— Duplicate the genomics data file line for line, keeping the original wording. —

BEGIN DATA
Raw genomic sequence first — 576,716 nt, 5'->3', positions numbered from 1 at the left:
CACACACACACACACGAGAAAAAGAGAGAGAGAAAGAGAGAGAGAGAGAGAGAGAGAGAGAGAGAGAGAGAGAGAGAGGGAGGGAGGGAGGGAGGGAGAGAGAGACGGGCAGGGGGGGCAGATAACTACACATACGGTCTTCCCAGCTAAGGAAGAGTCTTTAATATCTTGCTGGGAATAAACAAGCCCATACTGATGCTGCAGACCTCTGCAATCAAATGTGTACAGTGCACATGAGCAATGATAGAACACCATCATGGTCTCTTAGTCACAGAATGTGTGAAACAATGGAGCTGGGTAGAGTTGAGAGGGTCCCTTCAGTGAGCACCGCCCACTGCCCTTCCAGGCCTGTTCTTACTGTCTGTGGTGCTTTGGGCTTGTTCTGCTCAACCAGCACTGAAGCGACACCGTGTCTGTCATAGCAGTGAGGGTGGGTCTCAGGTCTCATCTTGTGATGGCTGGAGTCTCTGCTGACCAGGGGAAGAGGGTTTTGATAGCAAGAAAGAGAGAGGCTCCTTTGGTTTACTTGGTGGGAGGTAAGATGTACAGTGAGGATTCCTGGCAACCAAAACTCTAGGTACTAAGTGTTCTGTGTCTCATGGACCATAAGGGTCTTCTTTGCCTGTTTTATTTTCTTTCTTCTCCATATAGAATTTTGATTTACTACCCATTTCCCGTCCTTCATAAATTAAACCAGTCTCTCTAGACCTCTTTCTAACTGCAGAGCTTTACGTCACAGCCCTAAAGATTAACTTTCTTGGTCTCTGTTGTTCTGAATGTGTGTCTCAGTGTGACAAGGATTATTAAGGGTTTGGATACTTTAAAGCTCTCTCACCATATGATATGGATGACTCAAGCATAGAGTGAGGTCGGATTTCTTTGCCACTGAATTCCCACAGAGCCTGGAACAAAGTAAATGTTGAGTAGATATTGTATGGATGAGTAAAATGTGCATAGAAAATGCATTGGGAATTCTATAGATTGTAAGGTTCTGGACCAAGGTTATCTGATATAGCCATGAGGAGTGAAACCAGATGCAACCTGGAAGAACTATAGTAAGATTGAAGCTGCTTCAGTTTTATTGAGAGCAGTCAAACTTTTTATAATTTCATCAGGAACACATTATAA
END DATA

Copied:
Raw genomic sequence first — 576,716 nt, 5'->3', positions numbered from 1 at the left:
CACACACACACACACGAGAAAAAGAGAGAGAGAAAGAGAGAGAGAGAGAGAGAGAGAGAGAGAGAGAGAGAGAGAGAGGGAGGGAGGGAGGGAGGGAGAGAGAGACGGGCAGGGGGGGCAGATAACTACACATACGGTCTTCCCAGCTAAGGAAGAGTCTTTAATATCTTGCTGGGAATAAACAAGCCCATACTGATGCTGCAGACCTCTGCAATCAAATGTGTACAGTGCACATGAGCAATGATAGAACACCATCATGGTCTCTTAGTCACAGAATGTGTGAAACAATGGAGCTGGGTAGAGTTGAGAGGGTCCCTTCAGTGAGCACCGCCCACTGCCCTTCCAGGCCTGTTCTTACTGTCTGTGGTGCTTTGGGCTTGTTCTGCTCAACCAGCACTGAAGCGACACCGTGTCTGTCATAGCAGTGAGGGTGGGTCTCAGGTCTCATCTTGTGATGGCTGGAGTCTCTGCTGACCAGGGGAAGAGGGTTTTGATAGCAAGAAAGAGAGAGGCTCCTTTGGTTTACTTGGTGGGAGGTAAGATGTACAGTGAGGATTCCTGGCAACCAAAACTCTAGGTACTAAGTGTTCTGTGTCTCATGGACCATAAGGGTCTTCTTTGCCTGTTTTATTTTCTTTCTTCTCCATATAGAATTTTGATTTACTACCCATTTCCCGTCCTTCATAAATTAAACCAGTCTCTCTAGACCTCTTTCTAACTGCAGAGCTTTACGTCACAGCCCTAAAGATTAACTTTCTTGGTCTCTGTTGTTCTGAATGTGTGTCTCAGTGTGACAAGGATTATTAAGGGTTTGGATACTTTAAAGCTCTCTCACCATATGATATGGATGACTCAAGCATAGAGTGAGGTCGGATTTCTTTGCCACTGAATTCCCACAGAGCCTGGAACAAAGTAAATGTTGAGTAGATATTGTATGGATGAGTAAAATGTGCATAGAAAATGCATTGGGAATTCTATAGATTGTAAGGTTCTGGACCAAGGTTATCTGATATAGCCATGAGGAGTGAAACCAGATGCAACCTGGAAGAACTATAGTAAGATTGAAGCTGCTTCAGTTTTATTGAGAGCAGTCAAACTTTTTATAATTTCATCAGGAACACATTATAA